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Alec Baldwin is not a ‘homophobe’: He is a Twitter ‘queen’

On Monday, July 1st, 2013

'Seduced And Abandoned' Photocall - The 66th Annual Cannes Film FestivalHollywood actor Alec Baldwin simply needs to stay off of Twitter and he also needs to watch what he says and when he says it, especially when he is on one of his rants. After calling a British reporter a gay slur on the social media site, Baldwin says he is not a homophobe according to the New York Daily News on June 28.

The actor, who has vowed to quit Twitter, said his rant and use of the word “queen” to describe the reporter was not meant as a homophobic insult. Apparently the word “queen” has a different connotation for Baldwin who said “it’s somebody who’s just above.”

Just above what?

“It doesn’t have to be a definite sexual connotation, or a homophobic connotation,” Baldwin explained. “To me those are people who think the rules don’t apply to them.

Sounds like some Hollywood actors we may all know.

Baldwin says the online rant derived from the British reporter’s incorrect report that Baldwin’s wife was tweeting during the funeral of James Gandolfini who recently passed away last week. Baldwin then went off on him on Tweeter, not only calling him a “queen” but also using the following language that is viewed as gay slurs.

“(I’d) put my foot up your f–king ass, George Stark, but I’m sure you’d dig it too much.”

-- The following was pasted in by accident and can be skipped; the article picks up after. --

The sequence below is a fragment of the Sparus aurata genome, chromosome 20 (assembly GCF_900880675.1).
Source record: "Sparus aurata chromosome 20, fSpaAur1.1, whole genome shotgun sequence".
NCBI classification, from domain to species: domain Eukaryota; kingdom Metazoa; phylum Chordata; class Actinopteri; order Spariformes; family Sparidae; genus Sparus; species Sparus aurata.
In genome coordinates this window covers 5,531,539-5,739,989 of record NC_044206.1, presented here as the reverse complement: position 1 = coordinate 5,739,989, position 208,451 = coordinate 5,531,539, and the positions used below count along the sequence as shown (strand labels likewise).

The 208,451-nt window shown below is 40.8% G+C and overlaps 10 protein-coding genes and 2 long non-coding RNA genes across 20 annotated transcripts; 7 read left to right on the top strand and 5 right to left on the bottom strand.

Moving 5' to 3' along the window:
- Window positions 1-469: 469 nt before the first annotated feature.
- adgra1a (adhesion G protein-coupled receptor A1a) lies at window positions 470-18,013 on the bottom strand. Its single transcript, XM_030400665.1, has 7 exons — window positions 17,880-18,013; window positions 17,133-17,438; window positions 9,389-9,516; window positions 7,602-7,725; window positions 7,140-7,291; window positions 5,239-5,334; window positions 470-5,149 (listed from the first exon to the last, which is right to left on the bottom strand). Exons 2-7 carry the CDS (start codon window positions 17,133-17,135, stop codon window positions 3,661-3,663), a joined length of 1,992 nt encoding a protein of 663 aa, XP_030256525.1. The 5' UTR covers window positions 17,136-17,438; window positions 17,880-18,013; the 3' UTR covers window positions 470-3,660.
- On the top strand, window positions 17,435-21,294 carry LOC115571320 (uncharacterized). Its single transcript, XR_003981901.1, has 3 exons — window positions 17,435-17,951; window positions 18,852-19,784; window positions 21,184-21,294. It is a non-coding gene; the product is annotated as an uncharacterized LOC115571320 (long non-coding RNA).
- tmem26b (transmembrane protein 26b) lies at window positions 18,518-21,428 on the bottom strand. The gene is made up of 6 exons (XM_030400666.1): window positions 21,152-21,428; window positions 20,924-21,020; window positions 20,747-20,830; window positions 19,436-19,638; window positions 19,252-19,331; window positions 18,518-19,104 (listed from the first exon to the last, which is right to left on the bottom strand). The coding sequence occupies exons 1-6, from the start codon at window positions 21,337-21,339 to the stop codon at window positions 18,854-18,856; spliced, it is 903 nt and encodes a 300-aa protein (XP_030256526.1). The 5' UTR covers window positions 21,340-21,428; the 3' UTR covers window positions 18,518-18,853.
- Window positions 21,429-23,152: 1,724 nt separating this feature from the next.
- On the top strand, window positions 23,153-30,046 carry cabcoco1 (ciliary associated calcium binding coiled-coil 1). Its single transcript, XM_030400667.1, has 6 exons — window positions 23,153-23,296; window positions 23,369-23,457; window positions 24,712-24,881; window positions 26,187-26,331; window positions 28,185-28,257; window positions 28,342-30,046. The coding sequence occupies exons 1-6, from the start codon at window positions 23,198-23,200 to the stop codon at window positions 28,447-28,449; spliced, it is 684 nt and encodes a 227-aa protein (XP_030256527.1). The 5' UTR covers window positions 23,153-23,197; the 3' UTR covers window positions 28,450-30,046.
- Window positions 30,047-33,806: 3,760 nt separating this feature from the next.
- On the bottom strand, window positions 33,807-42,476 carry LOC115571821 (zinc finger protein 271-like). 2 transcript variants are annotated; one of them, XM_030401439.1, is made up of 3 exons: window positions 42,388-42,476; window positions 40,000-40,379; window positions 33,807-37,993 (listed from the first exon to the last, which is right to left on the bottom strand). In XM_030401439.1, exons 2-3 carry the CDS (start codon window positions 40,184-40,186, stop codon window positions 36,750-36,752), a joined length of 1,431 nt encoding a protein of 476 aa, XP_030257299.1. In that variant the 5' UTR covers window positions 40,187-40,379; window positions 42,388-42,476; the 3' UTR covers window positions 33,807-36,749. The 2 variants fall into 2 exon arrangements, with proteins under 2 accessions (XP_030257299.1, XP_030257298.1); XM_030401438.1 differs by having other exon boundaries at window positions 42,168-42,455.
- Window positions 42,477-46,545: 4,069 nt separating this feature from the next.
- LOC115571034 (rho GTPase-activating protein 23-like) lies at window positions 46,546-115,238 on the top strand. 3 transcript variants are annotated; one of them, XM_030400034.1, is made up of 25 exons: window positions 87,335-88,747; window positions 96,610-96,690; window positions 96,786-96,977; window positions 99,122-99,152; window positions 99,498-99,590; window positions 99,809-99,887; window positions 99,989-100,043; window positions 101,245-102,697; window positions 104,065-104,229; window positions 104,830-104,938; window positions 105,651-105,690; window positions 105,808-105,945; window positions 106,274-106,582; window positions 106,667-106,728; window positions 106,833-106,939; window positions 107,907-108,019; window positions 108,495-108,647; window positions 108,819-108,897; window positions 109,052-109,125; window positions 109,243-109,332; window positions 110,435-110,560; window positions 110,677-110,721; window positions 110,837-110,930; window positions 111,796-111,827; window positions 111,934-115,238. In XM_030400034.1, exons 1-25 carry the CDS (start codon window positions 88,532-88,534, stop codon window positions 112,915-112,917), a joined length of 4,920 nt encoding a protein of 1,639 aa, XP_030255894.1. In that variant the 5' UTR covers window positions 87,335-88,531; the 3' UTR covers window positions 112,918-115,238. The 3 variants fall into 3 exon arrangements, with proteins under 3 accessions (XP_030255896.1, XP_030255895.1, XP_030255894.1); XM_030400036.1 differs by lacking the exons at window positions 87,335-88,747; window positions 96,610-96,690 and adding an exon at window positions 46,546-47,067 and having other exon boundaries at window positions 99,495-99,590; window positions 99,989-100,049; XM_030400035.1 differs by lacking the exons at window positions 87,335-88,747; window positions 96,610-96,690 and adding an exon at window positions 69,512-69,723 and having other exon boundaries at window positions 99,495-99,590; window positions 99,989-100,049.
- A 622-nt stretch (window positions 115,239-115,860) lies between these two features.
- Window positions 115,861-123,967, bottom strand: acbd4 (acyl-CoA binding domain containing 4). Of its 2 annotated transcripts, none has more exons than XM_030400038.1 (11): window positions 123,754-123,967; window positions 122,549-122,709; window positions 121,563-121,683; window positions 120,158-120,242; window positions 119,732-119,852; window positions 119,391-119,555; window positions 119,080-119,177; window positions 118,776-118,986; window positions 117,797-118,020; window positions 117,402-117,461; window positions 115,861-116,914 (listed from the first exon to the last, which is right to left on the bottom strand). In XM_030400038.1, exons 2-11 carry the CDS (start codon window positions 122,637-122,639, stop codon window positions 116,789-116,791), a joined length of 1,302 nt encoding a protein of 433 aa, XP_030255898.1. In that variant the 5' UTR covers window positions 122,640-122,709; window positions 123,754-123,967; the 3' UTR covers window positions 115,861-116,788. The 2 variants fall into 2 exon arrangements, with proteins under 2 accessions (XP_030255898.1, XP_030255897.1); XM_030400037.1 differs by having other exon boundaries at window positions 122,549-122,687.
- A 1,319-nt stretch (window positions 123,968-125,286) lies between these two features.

The 55-year-old actor has apologized for his threats and use of homophobic slurs and wrote the following to GLAAD:

“My ill-advised attack on George Stark…had absolutely nothing to do with issues of anyone’s sexual orientation. My anger was directed at Mr. Stark for blatantly lying and disseminating libelous information about my wife and her conduct at our friend’s funeral service. As someone who fights against homophobia, I apologize.”

Alec Baldwin wasn’t being a homophobe, he was being something he thoroughly described and defined above. Mr. Alec Baldwin was being a “queen”, because clearing the rules didn’t apply to him, especially if he is someone who “fights against homophobia.”

About - Tarringo T. Vaughan always believed he had a love affair with literature. One of the first pictures he saw of himself was of him at maybe the age of three or four year’s old sitting with a book in his hand. But for Tarringo, growing up in the depths of the inner city both in Boston, MA and Springfield, MA made him believe that expression through the literary voice was un-cool and unattainable. As a very quiet and shy child he learned it became very valuable in his self expression. Born in 1976, Tarringo was the first child, grandchild and nephew in a family that had grown accustomed to struggle. His mother was a teenager who quickly lost the support of my father who today he knows very little of. These aspects of his life triggered the inspiration of his pen.

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